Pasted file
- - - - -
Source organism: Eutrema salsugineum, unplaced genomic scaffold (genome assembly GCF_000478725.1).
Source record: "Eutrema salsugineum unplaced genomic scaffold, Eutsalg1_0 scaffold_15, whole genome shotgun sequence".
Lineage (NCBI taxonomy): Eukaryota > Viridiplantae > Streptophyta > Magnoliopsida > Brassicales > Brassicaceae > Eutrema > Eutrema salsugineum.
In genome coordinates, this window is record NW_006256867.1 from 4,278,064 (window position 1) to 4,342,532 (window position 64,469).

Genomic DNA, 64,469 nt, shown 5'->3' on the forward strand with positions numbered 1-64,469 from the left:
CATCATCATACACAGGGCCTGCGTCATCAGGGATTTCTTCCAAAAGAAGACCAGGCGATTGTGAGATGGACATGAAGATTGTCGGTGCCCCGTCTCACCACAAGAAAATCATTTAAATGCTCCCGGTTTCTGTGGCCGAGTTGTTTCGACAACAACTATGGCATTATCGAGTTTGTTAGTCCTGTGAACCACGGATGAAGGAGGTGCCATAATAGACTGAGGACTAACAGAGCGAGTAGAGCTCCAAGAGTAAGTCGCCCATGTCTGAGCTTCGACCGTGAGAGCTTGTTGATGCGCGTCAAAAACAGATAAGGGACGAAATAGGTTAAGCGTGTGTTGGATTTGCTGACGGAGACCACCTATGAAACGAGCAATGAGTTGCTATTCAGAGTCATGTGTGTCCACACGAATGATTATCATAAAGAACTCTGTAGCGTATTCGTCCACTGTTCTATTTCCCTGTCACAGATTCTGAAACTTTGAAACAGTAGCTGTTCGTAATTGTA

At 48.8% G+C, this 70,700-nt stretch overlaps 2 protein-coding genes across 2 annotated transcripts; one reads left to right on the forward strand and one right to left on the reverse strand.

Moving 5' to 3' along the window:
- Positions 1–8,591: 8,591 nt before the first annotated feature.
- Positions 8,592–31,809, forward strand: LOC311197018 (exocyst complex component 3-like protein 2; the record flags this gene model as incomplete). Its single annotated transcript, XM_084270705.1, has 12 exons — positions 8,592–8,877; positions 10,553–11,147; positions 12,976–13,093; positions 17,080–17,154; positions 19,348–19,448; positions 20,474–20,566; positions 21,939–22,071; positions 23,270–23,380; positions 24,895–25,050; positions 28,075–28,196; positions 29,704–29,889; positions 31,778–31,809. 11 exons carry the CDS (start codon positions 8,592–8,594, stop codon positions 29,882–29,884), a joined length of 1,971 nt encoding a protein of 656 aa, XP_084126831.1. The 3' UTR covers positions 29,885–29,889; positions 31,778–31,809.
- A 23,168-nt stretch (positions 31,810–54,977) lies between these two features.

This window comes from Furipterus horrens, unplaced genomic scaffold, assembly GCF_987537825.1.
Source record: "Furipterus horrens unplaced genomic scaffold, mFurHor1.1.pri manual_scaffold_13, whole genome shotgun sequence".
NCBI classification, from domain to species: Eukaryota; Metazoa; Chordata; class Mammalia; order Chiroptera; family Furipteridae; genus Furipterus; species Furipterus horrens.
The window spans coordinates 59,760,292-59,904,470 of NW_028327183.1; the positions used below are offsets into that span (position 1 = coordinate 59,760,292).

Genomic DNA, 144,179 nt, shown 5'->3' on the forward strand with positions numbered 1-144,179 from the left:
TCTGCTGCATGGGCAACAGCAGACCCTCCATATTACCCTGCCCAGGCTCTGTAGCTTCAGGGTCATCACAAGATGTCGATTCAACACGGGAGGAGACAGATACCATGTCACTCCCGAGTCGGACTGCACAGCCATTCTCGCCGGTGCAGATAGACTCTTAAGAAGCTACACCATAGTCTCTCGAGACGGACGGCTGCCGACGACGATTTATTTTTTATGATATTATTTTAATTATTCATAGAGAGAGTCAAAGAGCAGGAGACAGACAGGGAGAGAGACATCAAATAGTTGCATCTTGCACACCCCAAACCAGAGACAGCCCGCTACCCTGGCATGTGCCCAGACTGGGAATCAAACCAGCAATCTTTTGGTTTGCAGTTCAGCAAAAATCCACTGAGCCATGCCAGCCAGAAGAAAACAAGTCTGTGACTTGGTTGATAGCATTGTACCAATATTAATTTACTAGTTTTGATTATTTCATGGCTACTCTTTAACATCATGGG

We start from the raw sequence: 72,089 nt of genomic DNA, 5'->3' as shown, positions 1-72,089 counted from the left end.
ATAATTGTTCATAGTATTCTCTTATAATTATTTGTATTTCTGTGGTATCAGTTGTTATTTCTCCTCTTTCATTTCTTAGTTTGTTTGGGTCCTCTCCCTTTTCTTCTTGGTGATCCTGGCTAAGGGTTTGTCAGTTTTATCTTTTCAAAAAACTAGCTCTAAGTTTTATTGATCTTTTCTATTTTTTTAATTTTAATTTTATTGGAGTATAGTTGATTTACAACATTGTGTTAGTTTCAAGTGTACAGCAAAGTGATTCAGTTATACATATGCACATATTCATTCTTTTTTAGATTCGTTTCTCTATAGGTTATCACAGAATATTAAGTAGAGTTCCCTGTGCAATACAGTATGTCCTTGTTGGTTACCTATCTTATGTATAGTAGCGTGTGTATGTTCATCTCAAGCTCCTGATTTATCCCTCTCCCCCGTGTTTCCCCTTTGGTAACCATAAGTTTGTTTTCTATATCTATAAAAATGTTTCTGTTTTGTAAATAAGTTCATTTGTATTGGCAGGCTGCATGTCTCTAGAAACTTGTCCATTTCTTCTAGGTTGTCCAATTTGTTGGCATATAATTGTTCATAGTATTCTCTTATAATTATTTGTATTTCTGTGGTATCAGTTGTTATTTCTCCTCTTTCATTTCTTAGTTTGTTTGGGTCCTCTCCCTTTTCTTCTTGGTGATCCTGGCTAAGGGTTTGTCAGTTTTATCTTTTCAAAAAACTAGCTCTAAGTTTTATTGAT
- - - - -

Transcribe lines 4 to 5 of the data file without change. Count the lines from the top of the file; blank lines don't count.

In genome coordinates, this window is record NW_006256867.1 from 4,278,064 (window position 1) to 4,342,532 (window position 64,469).

Genomic DNA, 64,469 nt, shown 5'->3' on the forward strand with positions numbered 1-64,469 from the left: